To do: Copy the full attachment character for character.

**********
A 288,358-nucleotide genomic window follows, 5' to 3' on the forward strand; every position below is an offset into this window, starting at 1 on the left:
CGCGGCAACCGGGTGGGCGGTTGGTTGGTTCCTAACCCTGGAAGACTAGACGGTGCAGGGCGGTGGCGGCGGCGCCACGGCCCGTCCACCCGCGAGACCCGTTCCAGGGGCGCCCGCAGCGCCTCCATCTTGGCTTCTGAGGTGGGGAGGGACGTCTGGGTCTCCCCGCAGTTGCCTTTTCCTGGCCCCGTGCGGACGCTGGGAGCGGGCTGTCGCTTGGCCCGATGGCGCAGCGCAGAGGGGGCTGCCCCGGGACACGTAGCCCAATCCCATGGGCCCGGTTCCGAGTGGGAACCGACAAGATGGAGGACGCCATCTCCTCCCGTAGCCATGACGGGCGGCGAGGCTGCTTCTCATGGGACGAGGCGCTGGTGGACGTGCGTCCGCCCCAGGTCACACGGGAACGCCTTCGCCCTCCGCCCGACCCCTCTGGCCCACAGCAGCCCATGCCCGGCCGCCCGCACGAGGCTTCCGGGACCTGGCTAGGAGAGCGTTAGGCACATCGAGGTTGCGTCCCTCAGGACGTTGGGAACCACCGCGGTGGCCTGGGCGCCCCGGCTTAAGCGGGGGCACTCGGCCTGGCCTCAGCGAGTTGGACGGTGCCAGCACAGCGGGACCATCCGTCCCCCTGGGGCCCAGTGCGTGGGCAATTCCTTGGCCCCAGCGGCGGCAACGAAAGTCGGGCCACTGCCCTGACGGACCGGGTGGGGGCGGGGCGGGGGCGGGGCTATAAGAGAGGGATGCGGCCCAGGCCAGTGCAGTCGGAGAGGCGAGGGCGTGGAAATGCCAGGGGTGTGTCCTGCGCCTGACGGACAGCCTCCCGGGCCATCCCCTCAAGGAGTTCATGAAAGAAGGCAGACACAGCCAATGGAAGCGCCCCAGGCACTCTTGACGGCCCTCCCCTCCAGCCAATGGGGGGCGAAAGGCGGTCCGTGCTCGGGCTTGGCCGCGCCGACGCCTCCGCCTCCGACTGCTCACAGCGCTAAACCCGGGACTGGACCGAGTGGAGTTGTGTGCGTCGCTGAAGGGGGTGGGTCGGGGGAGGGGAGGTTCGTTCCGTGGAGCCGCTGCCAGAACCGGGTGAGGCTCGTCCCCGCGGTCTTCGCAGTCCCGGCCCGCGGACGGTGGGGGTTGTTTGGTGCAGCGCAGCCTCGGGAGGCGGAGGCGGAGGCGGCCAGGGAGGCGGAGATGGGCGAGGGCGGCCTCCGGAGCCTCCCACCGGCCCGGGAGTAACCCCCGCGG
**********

A 288,358-nucleotide genomic window follows, 5' to 3' on the forward strand; every position below is an offset into this window, starting at 1 on the left:
CGCGGCAACCGGGTGGGCGGTTGGTTGGTTCCTAACCCTGGAAGACTAGACGGTGCAGGGCGGTGGCGGCGGCGCCACGGCCCGTCCACCCGCGAGACCCGTTCCAGGGGCGCCCGCAGCGCCTCCATCTTGGCTTCTGAGGTGGGGAGGGACGTCTGGGTCTCCCCGCAGTTGCCTTTTCCTGGCCCCGTGCGGACGCTGGGAGCGGGCTGTCGCTTGGCCCGATGGCGCAGCGCAGAGGGGGCTGCCCCGGGACACGTAGCCCAATCCCATGGGCCCGGTTCCGAGTGGGAACCGACAAGATGGAGGACGCCATCTCCTCCCGTAGCCATGACGGGCGGCGAGGCTGCTTCTCATGGGACGAGGCGCTGGTGGACGTGCGTCCGCCCCAGGTCACACGGGAACGCCTTCGCCCTCCGCCCGACCCCTCTGGCCCACAGCAGCCCATGCCCGGCCGCCCGCACGAGGCTTCCGGGACCTGGCTAGGAGAGCGTTAGGCACATCGAGGTTGCGTCCCTCAGGACGTTGGGAACCACCGCGGTGGCCTGGGCGCCCCGGCTTAAGCGGGGGCACTCGGCCTGGCCTCAGCGAGTTGGACGGTGCCAGCACAGCGGGACCATCCGTCCCCCTGGGGCCCAGTGCGTGGGCAATTCCTTGGCCCCAGCGGCGGCAACGAAAGTCGGGCCACTGCCCTGACGGACCGGGTGGGGGCGGGGCGGGGGCGGGGCTATAAGAGAGGGATGCGGCCCAGGCCAGTGCAGTCGGAGAGGCGAGGGCGTGGAAATGCCAGGGGTGTGTCCTGCGCCTGACGGACAGCCTCCCGGGCCATCCCCTCAAGGAGTTCATGAAAGAAGGCAGACACAGCCAATGGAAGCGCCCCAGGCACTCTTGACGGCCCTCCCCTCCAGCCAATGGGGGGCGAAAGGCGGTCCGTGCTCGGGCTTGGCCGCGCCGACGCCTCCGCCTCCGACTGCTCACAGCGCTAAACCCGGGACTGGACCGAGTGGAGTTGTGTGCGTCGCTGAAGGGGGTGGGTCGGGGGAGGGGAGGTTCGTTCCGTGGAGCCGCTGCCAGAACCGGGTGAGGCTCGTCCCCGCGGTCTTCGCAGTCCCGGCCCGCGGACGGTGGGGGTTGTTTGGTGCAGCGCAGCCTCGGGAGGCGGAGGCGGAGGCGGCCAGGGAGGCGGAGATGGGCGAGGGCGGCCTCCGGAGCCTCCCACCGGCCCGGGAGTAACCCCCGCGG